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The development of models (QSARs) for the prediction of the endocrine disruption capability of compounds. and (QAAR) for the prediction of the activity to one test/animal

There is a significant requirement to predict biological activity from chemical structure. There are various methods to achieve this, all loosely defined as quantitative structure-activity relationships (QSARs). Such tools have proven successful in priority setting for risk assessment and are likely to gain some form of acceptance in the regulatory community. QSAR modelling employs statistical approaches to correlate or rationalise variations in the biological activity of a series of chemicals with variations in molecular structure.

In this study a large database of quantitative and qualitative data have been collated for oestrogenicity and two different QSAR approaches were applied to enable prediction from structure. The first approach is introduction of simple molecular features as “rejection filters” to eliminate chemicals that are unlikely to be oestrogenic. The rejection filters should not generate any false negatives and be able to reduce significantly the number of chemicals for further evaluation.

The dataset used in this study consisted of over 500 chemicals for which at least one oestrogenicity endpoint was available. Following molecular features were studied: molecular weight range, lack of a ring motif, log P range, number of hydrogen bond donor and acceptor groups and number of flexible bonds. It was founds that molecular weight range together with the lack of a ring motif were successful criteria, eliminating larger number of inactive chemicals with no false negatives. The second QSAR approach involved a linear correlation between oestrogen receptor binding affinity of 131 chemicals and the structural descriptors. The resulting QSAR was able to predict log RBA values of chemicals in the test set with a good accuracy.

In order to study oestrogenic activity more thoroughly, three-dimensional (3D) quantitative structure-activity relationship (QSAR) and structure-activity relationship (SAR) analyses were applied concurrently to a data set of highly selective oestrogen receptor (ER) alpha and beta agonists.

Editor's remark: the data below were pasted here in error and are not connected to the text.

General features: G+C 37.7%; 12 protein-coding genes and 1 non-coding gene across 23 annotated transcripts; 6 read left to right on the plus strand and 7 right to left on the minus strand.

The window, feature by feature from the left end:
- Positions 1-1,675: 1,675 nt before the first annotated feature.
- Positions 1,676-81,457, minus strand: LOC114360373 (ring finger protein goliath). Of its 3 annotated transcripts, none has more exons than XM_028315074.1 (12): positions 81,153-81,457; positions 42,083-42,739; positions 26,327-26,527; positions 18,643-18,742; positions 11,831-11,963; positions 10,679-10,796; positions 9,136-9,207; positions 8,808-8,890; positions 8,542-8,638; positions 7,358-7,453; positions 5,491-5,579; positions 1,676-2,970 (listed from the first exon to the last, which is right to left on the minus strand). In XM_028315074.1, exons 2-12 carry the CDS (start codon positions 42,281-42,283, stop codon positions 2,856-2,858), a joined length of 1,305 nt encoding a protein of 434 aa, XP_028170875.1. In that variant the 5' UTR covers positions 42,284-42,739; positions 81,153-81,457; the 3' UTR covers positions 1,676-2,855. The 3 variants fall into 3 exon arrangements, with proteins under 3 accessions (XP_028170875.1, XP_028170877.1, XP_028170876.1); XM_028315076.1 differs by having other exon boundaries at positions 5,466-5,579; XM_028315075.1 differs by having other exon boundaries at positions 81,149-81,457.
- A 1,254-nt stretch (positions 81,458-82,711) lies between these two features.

The data set consisted of diphenolic azoles characterized by similar structural skeletons but with different binding modes to the oestrogen receptor site. Models were developed separately with respect to the relative binding affinities (RBAs) to ER alpha and ER beta. Steric and electrostatic fields were calculated for a training set of 72 compounds using comparative molecular field analysis (CoMFA). The model developed for ER alpha RBA yielded a squared correlation coefficient of 0.91 and a cross-validated squared correlation coefficient of 0.60. The model developed for ER beta RBA yielded a squared correlation coefficient of 0.95 and a cross-validated squared correlation coefficient of 0.40. Both models were validated successfully using an external test set of 32 compounds.

A new concept of test set evaluation based on the variability of the biological response due to the variability of the living organism was been introduced. The CoMFA analysis was supported by a SAR study. In addition to the most favourable steric and electrostatic regions identified by CoMFA, a number of structural descriptors were identified as being important for binding.

Quantitative activity-activity relationships were also investigated to determine the relationship between biological assays. The measurements of oestrogen disruptor chemicals resulting from the [3H]-estradiol radioligand binding assay, reporter gene assay, and E-screen assay for determination of the estrogenicity were evaluated with respect to the correlation between the endpoint values and the concordance between the assays. The correlation between the data points was determined using regression analysis. The concordance between the assays was determined by the estimation of the statistical equality of two populations using the Kolmogorov-Smirnov test.

Experiments were carried out for the following cases:
- For endpoints of compounds for which identical or different assays were performed in different laboratories and
- For endpoints of compounds for which all assays were performed in the same laboratory.

The results demonstrate that for a small number of measurements (17-21 datapoints), the endpoint pKi shows high correlation to the RBA (derived from IC50 or EC50), RA and PC50 endpoints and agonism. The Kolmogorov-Smirnov test resulted in no evidence of an existing difference between the assays applied to the endpoint pKi and the endpoints RBA, RA and PC50, respectively for the same number of data points.

The significance of the QSAR and QAAR analysis is that they provide methods to ascertain the hazard associated with a chemical without resort to costly and time-consuming animal testing.

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Contacto

Mark CRONIN, (Professor of Predictive Toxicology)
Tel.: +44-1512312402
Fax: +44-1512312170
Correo electrónico
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